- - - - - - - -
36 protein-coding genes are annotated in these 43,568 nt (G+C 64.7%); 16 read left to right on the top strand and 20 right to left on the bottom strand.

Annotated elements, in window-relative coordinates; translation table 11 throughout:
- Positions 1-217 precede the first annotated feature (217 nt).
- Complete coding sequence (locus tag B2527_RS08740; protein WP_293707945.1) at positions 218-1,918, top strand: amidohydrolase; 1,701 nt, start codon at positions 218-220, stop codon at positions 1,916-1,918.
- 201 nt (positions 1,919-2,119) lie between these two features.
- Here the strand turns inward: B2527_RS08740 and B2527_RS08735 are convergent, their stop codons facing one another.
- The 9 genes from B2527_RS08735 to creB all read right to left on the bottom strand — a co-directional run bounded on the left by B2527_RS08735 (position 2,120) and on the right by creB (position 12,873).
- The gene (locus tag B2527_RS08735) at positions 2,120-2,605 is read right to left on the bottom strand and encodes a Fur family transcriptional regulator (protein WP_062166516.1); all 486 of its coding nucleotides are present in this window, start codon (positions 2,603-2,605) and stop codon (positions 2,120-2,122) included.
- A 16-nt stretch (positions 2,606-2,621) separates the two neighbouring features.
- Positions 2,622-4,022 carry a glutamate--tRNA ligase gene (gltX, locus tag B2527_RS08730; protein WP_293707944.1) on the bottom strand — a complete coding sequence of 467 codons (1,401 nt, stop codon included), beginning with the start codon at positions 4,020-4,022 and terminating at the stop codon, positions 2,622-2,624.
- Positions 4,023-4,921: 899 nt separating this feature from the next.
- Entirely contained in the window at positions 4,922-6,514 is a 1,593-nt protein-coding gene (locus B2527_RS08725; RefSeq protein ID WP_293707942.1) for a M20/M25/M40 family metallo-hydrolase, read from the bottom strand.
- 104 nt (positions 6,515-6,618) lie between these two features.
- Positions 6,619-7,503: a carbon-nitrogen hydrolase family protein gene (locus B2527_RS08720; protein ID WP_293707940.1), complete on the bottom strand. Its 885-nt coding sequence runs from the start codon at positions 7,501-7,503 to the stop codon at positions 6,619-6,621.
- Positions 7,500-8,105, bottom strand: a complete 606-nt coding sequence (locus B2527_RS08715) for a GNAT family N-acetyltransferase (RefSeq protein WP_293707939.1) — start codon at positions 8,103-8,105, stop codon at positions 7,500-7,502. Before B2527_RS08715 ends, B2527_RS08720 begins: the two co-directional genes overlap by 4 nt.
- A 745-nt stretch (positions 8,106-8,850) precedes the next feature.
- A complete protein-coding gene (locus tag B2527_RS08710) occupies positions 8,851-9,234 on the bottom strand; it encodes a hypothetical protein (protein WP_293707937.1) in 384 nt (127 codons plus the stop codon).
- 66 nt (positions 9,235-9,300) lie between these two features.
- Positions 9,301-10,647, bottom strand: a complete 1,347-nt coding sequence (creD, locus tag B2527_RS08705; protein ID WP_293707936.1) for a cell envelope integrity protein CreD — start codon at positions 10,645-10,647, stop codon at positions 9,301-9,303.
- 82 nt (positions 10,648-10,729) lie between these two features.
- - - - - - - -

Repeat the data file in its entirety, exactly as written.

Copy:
36 protein-coding genes are annotated in these 43,568 nt (G+C 64.7%); 16 read left to right on the top strand and 20 right to left on the bottom strand.

Annotated elements, in window-relative coordinates; translation table 11 throughout:
- Positions 1-217 precede the first annotated feature (217 nt).
- Complete coding sequence (locus tag B2527_RS08740; protein WP_293707945.1) at positions 218-1,918, top strand: amidohydrolase; 1,701 nt, start codon at positions 218-220, stop codon at positions 1,916-1,918.
- 201 nt (positions 1,919-2,119) lie between these two features.
- Here the strand turns inward: B2527_RS08740 and B2527_RS08735 are convergent, their stop codons facing one another.
- The 9 genes from B2527_RS08735 to creB all read right to left on the bottom strand — a co-directional run bounded on the left by B2527_RS08735 (position 2,120) and on the right by creB (position 12,873).
- The gene (locus tag B2527_RS08735) at positions 2,120-2,605 is read right to left on the bottom strand and encodes a Fur family transcriptional regulator (protein WP_062166516.1); all 486 of its coding nucleotides are present in this window, start codon (positions 2,603-2,605) and stop codon (positions 2,120-2,122) included.
- A 16-nt stretch (positions 2,606-2,621) separates the two neighbouring features.
- Positions 2,622-4,022 carry a glutamate--tRNA ligase gene (gltX, locus tag B2527_RS08730; protein WP_293707944.1) on the bottom strand — a complete coding sequence of 467 codons (1,401 nt, stop codon included), beginning with the start codon at positions 4,020-4,022 and terminating at the stop codon, positions 2,622-2,624.
- Positions 4,023-4,921: 899 nt separating this feature from the next.
- Entirely contained in the window at positions 4,922-6,514 is a 1,593-nt protein-coding gene (locus B2527_RS08725; RefSeq protein ID WP_293707942.1) for a M20/M25/M40 family metallo-hydrolase, read from the bottom strand.
- 104 nt (positions 6,515-6,618) lie between these two features.
- Positions 6,619-7,503: a carbon-nitrogen hydrolase family protein gene (locus B2527_RS08720; protein ID WP_293707940.1), complete on the bottom strand. Its 885-nt coding sequence runs from the start codon at positions 7,501-7,503 to the stop codon at positions 6,619-6,621.
- Positions 7,500-8,105, bottom strand: a complete 606-nt coding sequence (locus B2527_RS08715) for a GNAT family N-acetyltransferase (RefSeq protein WP_293707939.1) — start codon at positions 8,103-8,105, stop codon at positions 7,500-7,502. Before B2527_RS08715 ends, B2527_RS08720 begins: the two co-directional genes overlap by 4 nt.
- A 745-nt stretch (positions 8,106-8,850) precedes the next feature.
- A complete protein-coding gene (locus tag B2527_RS08710) occupies positions 8,851-9,234 on the bottom strand; it encodes a hypothetical protein (protein WP_293707937.1) in 384 nt (127 codons plus the stop codon).
- 66 nt (positions 9,235-9,300) lie between these two features.
- Positions 9,301-10,647, bottom strand: a complete 1,347-nt coding sequence (creD, locus tag B2527_RS08705; protein ID WP_293707936.1) for a cell envelope integrity protein CreD — start codon at positions 10,645-10,647, stop codon at positions 9,301-9,303.
- 82 nt (positions 10,648-10,729) lie between these two features.